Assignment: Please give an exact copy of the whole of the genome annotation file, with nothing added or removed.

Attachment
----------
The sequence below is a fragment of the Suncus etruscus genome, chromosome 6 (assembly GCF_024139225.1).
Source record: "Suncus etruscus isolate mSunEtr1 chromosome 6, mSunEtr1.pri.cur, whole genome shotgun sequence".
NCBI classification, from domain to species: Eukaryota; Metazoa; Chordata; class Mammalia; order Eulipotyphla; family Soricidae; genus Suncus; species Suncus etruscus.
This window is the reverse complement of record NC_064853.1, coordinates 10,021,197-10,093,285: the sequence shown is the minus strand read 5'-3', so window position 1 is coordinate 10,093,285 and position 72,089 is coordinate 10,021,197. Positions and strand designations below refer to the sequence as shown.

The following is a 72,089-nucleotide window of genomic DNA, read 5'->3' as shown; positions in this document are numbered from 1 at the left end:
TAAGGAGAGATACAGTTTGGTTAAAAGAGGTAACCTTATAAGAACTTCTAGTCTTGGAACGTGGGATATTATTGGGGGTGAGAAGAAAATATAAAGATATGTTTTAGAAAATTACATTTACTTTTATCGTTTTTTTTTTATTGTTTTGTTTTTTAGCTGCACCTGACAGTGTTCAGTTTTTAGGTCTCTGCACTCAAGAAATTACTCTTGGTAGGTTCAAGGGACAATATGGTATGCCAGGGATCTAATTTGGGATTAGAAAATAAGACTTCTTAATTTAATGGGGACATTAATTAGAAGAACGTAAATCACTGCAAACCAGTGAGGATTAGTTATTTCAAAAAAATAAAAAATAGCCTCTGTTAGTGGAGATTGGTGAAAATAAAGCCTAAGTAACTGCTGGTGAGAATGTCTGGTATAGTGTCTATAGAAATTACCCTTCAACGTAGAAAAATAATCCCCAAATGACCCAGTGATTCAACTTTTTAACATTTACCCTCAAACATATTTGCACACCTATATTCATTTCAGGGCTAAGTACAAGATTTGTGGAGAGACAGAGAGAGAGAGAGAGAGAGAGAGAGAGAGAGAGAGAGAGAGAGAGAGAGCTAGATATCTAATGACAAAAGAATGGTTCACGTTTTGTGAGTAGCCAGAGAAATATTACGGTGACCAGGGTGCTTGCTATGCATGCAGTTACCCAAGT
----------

The sequence below is a fragment of the Suncus etruscus genome, chromosome 6 (assembly GCF_024139225.1).
Source record: "Suncus etruscus isolate mSunEtr1 chromosome 6, mSunEtr1.pri.cur, whole genome shotgun sequence".
NCBI classification, from domain to species: Eukaryota; Metazoa; Chordata; class Mammalia; order Eulipotyphla; family Soricidae; genus Suncus; species Suncus etruscus.
This window is the reverse complement of record NC_064853.1, coordinates 10,021,197-10,093,285: the sequence shown is the minus strand read 5'-3', so window position 1 is coordinate 10,093,285 and position 72,089 is coordinate 10,021,197. Positions and strand designations below refer to the sequence as shown.

The following is a 72,089-nucleotide window of genomic DNA, read 5'->3' as shown; positions in this document are numbered from 1 at the left end:
TAAGGAGAGATACAGTTTGGTTAAAAGAGGTAACCTTATAAGAACTTCTAGTCTTGGAACGTGGGATATTATTGGGGGTGAGAAGAAAATATAAAGATATGTTTTAGAAAATTACATTTACTTTTATCGTTTTTTTTTTATTGTTTTGTTTTTTAGCTGCACCTGACAGTGTTCAGTTTTTAGGTCTCTGCACTCAAGAAATTACTCTTGGTAGGTTCAAGGGACAATATGGTATGCCAGGGATCTAATTTGGGATTAGAAAATAAGACTTCTTAATTTAATGGGGACATTAATTAGAAGAACGTAAATCACTGCAAACCAGTGAGGATTAGTTATTTCAAAAAAATAAAAAATAGCCTCTGTTAGTGGAGATTGGTGAAAATAAAGCCTAAGTAACTGCTGGTGAGAATGTCTGGTATAGTGTCTATAGAAATTACCCTTCAACGTAGAAAAATAATCCCCAAATGACCCAGTGATTCAACTTTTTAACATTTACCCTCAAACATATTTGCACACCTATATTCATTTCAGGGCTAAGTACAAGATTTGTGGAGAGACAGAGAGAGAGAGAGAGAGAGAGAGAGAGAGAGAGAGAGAGAGAGAGAGAGCTAGATATCTAATGACAAAAGAATGGTTCACGTTTTGTGAGTAGCCAGAGAAATATTACGGTGACCAGGGTGCTTGCTATGCATGCAGTTACCCAAGT